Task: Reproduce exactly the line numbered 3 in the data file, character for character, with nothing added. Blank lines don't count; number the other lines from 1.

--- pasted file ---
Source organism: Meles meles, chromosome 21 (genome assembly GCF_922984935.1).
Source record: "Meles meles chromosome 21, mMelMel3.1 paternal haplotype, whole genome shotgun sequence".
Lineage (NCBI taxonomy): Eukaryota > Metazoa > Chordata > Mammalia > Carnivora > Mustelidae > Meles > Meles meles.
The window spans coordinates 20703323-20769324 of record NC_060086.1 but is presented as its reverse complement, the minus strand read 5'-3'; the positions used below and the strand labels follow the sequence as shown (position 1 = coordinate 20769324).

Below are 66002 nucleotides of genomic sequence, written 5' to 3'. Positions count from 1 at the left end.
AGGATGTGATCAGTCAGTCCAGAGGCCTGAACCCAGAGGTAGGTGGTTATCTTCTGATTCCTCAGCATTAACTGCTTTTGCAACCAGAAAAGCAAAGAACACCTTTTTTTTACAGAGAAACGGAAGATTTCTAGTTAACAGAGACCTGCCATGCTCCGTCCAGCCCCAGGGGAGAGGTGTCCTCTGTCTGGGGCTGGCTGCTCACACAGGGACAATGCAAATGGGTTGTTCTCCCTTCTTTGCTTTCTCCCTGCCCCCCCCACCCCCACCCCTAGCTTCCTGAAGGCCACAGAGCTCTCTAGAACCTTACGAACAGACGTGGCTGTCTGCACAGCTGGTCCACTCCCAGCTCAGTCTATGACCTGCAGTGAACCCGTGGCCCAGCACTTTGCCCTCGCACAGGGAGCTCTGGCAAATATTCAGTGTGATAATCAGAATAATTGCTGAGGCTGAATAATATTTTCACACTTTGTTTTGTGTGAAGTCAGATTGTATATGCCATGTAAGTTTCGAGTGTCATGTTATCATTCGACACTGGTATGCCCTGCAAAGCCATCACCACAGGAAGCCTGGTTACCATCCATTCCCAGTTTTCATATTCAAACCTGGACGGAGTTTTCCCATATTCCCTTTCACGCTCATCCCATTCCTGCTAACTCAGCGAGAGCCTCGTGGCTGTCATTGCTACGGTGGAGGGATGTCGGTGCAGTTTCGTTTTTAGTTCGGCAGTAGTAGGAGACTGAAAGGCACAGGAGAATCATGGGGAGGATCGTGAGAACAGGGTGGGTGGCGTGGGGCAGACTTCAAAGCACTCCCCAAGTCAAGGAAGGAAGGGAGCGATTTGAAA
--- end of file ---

Lineage (NCBI taxonomy): Eukaryota > Metazoa > Chordata > Mammalia > Carnivora > Mustelidae > Meles > Meles meles.